7 Key Habits for a Successful Divorce

7 Key Habits for a Successful Divorce

Do you like James Clear’s book Atomic Habits? The best-selling book on self-help shows how the small things we do every day add up to a bigger picture of how well we do at reaching our goals.

In the book, Clear compares the power of habits to the path of an airplane. Even a small change in direction can send an airplane on a completely different path. The same thing happens with our habits: good habits help us stay on track, while bad habits can easily take us in the wrong direction.

If your goals for your divorce are to protect your children, your assets, and your future, and to do so with as little time, stress, and money as possible…

What small, regular things can you do to help you reach these goals? What bad habits should you give up?

Here are some atomic divorce habits that will help you get where you want to go.

Use communication as a way to reduce stress

It’s easy to lash out at your spouse via email or text when they say something that bothers you, but you should know that this kind of high-conflict communication is a bad habit that can ruin your divorce. Instead, make it a habit to keep your letters short and to the point. Leave out your opinions, feelings, advice on parenting, criticism, and snarky comments. If your ex sends you an angry email, don’t reply until you’ve calmed down, or ask your lawyer to reply for you. When you always communicate in a neutral way, you help cut off the air that conflict needs to grow.

Follow through with short-term agreements

Make it a habit to follow your divorce agreements, whether they are temporary agreements or court orders made while you were living apart. Temporary child support and alimony should be paid on time and in full. Don’t play games and stop paying because you’re mad or upset. If you get temporary child support, keep track of how you use it to pay for your kids’ needs. Use the temporary alimony to pay the bills, not to get back at the other person. Follow the schedule for temporary custody and be on time for drop-offs and pick-ups. Don’t call and text your ex a lot when your kids are spending time with your ex.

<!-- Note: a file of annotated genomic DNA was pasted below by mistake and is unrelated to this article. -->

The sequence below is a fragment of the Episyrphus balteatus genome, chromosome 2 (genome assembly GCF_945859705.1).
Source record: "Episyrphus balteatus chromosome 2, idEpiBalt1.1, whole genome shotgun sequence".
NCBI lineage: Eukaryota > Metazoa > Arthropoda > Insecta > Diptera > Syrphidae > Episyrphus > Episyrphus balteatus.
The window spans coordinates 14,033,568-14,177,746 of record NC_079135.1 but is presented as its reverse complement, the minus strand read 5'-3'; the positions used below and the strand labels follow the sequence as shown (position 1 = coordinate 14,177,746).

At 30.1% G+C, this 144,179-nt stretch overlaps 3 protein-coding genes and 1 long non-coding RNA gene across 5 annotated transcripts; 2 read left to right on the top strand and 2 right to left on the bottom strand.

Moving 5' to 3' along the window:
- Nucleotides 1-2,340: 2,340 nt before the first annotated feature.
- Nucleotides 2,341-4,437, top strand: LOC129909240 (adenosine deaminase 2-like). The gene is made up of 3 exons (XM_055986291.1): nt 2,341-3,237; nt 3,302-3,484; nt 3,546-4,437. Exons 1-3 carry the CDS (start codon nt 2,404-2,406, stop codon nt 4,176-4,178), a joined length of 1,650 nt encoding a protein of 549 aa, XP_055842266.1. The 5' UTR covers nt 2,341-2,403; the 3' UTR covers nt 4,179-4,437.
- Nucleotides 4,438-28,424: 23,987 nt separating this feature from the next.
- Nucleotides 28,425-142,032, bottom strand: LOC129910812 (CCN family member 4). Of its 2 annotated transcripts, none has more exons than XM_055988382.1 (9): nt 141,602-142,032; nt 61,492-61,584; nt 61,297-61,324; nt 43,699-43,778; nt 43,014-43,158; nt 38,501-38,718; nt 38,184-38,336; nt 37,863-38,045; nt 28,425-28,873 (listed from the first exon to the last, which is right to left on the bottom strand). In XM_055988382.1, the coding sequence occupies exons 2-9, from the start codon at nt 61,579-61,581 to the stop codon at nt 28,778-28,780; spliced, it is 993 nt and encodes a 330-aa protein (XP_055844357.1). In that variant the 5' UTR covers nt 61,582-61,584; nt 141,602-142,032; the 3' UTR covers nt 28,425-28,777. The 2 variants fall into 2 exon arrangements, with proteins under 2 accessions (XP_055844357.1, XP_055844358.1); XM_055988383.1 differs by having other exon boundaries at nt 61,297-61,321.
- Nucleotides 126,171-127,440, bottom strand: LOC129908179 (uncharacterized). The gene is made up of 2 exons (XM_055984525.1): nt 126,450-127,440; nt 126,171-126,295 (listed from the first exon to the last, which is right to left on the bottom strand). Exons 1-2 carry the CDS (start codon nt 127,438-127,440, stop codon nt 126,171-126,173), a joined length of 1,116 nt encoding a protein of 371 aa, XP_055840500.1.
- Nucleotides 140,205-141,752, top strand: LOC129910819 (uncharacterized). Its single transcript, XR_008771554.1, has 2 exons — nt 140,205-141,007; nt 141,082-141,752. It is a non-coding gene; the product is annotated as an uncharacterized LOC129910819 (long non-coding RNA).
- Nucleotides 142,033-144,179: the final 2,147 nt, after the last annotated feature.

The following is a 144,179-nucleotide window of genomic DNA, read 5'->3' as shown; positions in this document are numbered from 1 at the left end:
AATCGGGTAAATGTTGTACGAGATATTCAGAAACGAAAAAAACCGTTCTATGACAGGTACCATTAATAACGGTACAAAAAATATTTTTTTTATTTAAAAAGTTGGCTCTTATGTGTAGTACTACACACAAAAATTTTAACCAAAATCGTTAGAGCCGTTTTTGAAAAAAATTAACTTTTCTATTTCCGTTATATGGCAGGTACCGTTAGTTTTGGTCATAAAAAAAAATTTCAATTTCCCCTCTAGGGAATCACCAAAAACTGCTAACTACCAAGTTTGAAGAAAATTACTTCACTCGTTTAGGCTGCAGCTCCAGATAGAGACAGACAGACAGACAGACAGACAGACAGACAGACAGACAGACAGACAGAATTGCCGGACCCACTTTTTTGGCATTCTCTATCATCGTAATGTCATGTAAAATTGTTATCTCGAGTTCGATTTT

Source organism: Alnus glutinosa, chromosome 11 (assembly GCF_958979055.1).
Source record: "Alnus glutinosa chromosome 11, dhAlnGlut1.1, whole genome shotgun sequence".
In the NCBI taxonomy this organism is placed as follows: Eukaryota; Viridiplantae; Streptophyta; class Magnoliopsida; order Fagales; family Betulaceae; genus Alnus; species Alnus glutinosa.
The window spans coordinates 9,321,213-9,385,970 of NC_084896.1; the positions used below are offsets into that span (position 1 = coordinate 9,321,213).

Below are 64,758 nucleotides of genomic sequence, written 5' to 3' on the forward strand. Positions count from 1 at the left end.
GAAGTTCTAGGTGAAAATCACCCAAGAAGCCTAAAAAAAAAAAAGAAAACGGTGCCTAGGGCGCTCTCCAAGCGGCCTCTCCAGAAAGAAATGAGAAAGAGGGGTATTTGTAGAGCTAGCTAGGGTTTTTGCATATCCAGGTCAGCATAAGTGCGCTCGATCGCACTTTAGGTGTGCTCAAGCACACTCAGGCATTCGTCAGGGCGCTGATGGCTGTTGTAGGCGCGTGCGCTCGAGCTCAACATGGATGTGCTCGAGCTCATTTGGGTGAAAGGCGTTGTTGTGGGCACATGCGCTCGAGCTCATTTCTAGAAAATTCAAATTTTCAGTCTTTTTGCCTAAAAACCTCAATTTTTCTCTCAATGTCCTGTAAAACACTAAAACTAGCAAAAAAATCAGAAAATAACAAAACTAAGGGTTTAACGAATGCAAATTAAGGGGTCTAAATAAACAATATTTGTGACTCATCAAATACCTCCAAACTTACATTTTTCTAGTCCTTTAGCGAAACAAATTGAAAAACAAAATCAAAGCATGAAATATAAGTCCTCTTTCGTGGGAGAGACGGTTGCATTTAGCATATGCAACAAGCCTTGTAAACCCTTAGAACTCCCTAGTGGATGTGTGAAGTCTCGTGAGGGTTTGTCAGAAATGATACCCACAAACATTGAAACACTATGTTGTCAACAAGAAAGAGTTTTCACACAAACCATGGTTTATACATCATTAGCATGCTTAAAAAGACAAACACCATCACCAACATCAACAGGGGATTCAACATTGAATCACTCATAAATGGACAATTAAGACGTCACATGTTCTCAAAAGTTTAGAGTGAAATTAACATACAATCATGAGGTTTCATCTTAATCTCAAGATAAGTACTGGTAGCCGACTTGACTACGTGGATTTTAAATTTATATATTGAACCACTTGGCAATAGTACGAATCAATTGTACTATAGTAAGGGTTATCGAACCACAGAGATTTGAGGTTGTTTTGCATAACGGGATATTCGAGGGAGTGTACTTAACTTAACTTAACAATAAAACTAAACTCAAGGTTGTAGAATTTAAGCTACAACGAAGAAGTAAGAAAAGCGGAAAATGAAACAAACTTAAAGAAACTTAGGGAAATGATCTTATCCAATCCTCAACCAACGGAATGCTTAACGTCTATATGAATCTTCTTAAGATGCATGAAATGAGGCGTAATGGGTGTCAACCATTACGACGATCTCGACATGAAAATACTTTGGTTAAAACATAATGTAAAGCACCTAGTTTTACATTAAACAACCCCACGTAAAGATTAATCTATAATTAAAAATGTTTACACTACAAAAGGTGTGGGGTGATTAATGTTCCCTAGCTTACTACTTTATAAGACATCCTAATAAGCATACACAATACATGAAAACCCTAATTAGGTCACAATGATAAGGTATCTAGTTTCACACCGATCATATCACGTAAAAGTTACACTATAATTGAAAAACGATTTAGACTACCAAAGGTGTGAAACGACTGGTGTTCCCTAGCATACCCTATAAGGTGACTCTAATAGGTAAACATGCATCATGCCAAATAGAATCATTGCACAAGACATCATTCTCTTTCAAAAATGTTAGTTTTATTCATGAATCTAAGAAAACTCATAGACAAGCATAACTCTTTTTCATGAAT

If you make it a habit to stick to temporary agreements, it will make the divorce process safer, and more consistent, and give you and your partner more trust.

Help your child get along with your ex-spouse

You must put aside any personal problems you have with your spouse if you want to work well together as co-parents. As a co-parent, it’s your job to help your kids get along with the other parent. Don’t say bad things about your spouse in front of the kids. Respect your spouse’s right to run their home as they see fit. Don’t use your kids as messengers or spies. Don’t fight with your ex in front of the kids. And follow the terms of your custody agreement. The only time it’s okay to get in between your spouse and your children is if their safety is in danger.

Habit: Prioritize organization